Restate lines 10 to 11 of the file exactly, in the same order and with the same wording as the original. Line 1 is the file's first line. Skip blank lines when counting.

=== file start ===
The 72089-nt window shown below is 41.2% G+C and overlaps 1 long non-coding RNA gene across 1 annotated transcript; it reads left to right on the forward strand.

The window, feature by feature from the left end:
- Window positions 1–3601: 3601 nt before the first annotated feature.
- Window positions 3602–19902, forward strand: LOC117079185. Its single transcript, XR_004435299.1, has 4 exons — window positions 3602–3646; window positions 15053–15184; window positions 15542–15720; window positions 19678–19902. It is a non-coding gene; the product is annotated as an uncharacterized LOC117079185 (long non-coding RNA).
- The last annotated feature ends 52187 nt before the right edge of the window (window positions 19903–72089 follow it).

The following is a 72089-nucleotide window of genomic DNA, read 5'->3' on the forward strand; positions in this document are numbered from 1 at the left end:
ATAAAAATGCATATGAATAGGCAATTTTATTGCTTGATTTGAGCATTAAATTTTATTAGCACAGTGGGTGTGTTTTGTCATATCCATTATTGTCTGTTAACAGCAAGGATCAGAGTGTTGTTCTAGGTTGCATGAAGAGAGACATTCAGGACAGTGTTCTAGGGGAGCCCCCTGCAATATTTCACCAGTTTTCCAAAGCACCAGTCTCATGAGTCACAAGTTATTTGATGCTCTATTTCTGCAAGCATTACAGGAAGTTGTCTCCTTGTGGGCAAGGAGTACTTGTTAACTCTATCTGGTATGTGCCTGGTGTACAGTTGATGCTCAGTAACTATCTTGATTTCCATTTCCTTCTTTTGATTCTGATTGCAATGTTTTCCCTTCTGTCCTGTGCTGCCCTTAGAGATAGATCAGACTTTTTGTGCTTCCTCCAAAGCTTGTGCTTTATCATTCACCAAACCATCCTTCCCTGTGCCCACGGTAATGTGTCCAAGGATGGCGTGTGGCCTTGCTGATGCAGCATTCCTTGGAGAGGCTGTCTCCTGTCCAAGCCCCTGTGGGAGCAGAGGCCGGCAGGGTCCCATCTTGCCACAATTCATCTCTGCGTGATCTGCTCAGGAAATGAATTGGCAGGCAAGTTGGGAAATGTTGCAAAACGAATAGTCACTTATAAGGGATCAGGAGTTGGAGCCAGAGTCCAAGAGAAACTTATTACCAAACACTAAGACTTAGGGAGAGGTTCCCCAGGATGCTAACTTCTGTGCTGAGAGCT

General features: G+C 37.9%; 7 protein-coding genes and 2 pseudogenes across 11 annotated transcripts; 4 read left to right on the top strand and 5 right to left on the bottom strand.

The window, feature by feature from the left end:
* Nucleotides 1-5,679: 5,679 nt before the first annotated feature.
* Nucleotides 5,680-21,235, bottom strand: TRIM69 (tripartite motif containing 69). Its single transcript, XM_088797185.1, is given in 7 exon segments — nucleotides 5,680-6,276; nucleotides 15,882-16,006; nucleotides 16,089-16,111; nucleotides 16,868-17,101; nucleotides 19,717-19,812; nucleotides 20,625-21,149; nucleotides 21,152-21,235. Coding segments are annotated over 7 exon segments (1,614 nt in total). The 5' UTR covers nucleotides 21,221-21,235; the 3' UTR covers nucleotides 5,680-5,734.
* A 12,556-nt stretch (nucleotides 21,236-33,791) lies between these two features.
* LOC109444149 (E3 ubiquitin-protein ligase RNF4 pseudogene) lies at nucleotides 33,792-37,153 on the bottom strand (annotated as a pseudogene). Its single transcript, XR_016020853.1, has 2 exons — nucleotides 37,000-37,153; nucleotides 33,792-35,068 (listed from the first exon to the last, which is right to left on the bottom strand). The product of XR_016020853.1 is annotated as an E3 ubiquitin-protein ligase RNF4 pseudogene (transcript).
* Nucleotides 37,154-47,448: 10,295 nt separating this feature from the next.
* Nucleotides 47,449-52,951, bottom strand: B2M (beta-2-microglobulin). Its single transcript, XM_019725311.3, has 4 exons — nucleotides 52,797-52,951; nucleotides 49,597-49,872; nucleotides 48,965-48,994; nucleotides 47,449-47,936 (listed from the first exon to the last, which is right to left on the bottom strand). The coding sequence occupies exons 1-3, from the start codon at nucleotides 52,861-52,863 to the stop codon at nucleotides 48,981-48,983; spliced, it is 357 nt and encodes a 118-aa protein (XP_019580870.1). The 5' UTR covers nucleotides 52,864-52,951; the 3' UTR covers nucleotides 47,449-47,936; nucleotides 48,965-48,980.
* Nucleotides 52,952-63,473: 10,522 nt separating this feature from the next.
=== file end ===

* Nucleotides 1-5,679: 5,679 nt before the first annotated feature.
* Nucleotides 5,680-21,235, bottom strand: TRIM69 (tripartite motif containing 69). Its single transcript, XM_088797185.1, is given in 7 exon segments — nucleotides 5,680-6,276; nucleotides 15,882-16,006; nucleotides 16,089-16,111; nucleotides 16,868-17,101; nucleotides 19,717-19,812; nucleotides 20,625-21,149; nucleotides 21,152-21,235. Coding segments are annotated over 7 exon segments (1,614 nt in total). The 5' UTR covers nucleotides 21,221-21,235; the 3' UTR covers nucleotides 5,680-5,734.